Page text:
The second climate cafè last Tuesday evening was a great success. We heard two terrific talks. The first was on the future of tidal power in Scotland and was delivered by Dr Ian Davies of Marine Scotland Science. Then we heard from Dr Leslie Mabon from Robert Gordon University talking about the adaptation in the North East to a post oil future. Here’s my summary of the two talks.
The Future of Tidal Power in Scotland
Scotland is perfect for tidal and wind power with much of the Scottish coastline suitable. However before any project proceeds there are factors that must be considered. The Scottish coastline is also used by the fishing industry and there are ferry and shipping routes to take into account. There are also lots of protected animal species along the coastline such as birds and sea mammals. All these things are considered before a project is approved.
Stromness, which is in Orkney, is home to The European Marine Energy Centre. It’s a research and testing facility for wave and tidal power and is the only centre of its kind in the world. There are also a couple of offshore wind farms near Aberdeen. There’s one in Aberdeen Bay which is 2km offshore with 11 turbines, 176m high. There’s another just north of Stonehaven known as the Kincardine project which has 5 turbines. Just launched this year is Statoil’s Hywind project which is a floating wind farm and the first of its kind in the world. The cost of electricity generation from wind farms is falling rapidly and will continue to do so. The offshore wind farms are particularly good because there’s less concern from interaction with others. There’s also plenty of space.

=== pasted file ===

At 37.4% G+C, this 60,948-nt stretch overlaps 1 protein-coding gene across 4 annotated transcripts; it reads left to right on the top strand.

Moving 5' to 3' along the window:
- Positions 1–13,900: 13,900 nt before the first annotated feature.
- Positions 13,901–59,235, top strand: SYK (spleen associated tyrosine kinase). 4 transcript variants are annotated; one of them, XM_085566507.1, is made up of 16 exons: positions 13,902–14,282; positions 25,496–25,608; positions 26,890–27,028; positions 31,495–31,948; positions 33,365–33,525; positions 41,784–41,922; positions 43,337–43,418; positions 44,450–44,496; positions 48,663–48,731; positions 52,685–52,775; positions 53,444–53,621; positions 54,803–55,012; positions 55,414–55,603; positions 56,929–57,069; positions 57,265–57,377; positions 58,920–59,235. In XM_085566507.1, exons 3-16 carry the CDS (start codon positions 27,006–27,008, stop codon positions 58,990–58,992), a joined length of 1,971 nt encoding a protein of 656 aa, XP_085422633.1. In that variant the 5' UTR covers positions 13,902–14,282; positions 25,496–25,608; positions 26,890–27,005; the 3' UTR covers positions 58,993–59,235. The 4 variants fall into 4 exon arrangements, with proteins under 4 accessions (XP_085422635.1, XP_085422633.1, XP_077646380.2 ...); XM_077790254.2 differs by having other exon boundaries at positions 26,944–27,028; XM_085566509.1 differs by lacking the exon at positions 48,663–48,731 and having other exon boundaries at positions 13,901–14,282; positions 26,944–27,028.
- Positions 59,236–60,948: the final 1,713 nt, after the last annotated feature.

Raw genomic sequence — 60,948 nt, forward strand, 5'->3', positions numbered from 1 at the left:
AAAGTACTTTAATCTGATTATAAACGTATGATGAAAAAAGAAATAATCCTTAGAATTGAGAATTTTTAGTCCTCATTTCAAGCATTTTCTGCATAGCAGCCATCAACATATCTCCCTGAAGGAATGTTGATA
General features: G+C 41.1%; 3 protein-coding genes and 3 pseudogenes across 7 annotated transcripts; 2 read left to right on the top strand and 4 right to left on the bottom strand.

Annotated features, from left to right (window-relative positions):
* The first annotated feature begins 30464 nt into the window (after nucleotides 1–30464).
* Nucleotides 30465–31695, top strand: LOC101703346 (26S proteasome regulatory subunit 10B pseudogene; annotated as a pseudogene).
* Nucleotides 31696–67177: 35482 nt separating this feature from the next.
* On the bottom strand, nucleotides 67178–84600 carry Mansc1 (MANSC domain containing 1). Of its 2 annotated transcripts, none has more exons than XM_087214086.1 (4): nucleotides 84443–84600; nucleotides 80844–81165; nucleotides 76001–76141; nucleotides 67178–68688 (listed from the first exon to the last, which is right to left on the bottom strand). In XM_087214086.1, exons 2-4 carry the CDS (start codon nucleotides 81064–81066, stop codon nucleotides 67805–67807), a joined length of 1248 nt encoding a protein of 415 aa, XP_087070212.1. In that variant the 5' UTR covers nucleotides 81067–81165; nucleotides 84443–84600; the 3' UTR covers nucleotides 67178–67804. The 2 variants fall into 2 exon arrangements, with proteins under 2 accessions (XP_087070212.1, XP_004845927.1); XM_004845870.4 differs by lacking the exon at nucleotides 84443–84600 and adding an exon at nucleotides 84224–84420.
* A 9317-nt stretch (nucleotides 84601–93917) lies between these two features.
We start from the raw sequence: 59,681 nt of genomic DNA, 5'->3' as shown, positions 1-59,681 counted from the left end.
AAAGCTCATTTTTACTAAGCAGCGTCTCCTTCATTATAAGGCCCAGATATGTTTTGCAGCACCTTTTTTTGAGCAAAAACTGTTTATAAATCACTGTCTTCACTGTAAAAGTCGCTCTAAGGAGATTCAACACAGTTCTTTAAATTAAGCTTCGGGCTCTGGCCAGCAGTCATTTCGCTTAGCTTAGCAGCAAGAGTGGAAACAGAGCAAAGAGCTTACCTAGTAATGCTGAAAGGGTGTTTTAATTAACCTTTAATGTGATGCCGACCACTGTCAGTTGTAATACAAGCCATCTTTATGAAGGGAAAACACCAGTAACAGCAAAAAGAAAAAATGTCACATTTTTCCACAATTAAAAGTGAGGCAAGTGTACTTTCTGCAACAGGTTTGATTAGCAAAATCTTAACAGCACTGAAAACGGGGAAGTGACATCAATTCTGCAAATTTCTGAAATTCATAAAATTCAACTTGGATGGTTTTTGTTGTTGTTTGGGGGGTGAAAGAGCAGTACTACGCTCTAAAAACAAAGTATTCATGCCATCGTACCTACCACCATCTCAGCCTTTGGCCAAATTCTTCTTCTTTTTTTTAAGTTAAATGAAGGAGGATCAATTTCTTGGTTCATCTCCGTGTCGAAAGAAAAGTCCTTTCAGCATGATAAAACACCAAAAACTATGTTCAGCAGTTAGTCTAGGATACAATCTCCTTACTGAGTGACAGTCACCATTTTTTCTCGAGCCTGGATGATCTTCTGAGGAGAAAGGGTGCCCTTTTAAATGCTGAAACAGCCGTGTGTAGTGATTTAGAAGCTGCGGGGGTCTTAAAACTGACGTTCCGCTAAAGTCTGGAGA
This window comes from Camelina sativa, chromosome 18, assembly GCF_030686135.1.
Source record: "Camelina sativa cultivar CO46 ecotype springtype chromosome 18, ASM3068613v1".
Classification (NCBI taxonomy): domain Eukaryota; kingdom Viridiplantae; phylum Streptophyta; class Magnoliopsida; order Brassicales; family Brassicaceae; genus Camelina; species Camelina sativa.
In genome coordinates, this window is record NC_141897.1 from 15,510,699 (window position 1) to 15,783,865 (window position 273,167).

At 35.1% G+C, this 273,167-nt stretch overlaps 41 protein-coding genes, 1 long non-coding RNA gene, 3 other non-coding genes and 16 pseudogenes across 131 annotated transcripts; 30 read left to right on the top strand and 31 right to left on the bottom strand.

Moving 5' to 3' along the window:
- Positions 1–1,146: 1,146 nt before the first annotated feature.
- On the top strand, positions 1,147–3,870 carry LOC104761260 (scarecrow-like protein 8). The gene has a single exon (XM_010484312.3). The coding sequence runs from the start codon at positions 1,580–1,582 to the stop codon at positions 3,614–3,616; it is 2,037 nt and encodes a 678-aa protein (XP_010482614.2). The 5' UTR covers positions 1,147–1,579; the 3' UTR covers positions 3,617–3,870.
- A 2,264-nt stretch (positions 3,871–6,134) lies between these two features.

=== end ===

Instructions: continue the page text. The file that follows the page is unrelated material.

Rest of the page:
Adaptation in the North East to a post oil future
For almost half a century Aberdeen’s fortune’s have been determined by North Sea oil. It created jobs and has made people rich. The average oil industry salary is £64,000, a substantially higher figure than the average wage in the UK which is £27,000. About 10% of all jobs here are in oil and gas. We have become dependent on one industry and this dependancy is a barrier to change. It has become a part of the fabric of the city. For instance, most airports have advertising for perfume, jewellery, or fashion but at Aberdeen airport you’ll see ads for drilling. You can even buy fridge magnets of oil platforms. For these reasons the people here will be resistant to change and maybe even defensive about the problem. What incentive does someone have to accept a much lower salary in a different industry?
What’s the solution?
We need to provide retraining schemes for workers as well as tax breaks and incentives for new industry. As individuals we can pressure politicians to support the transition.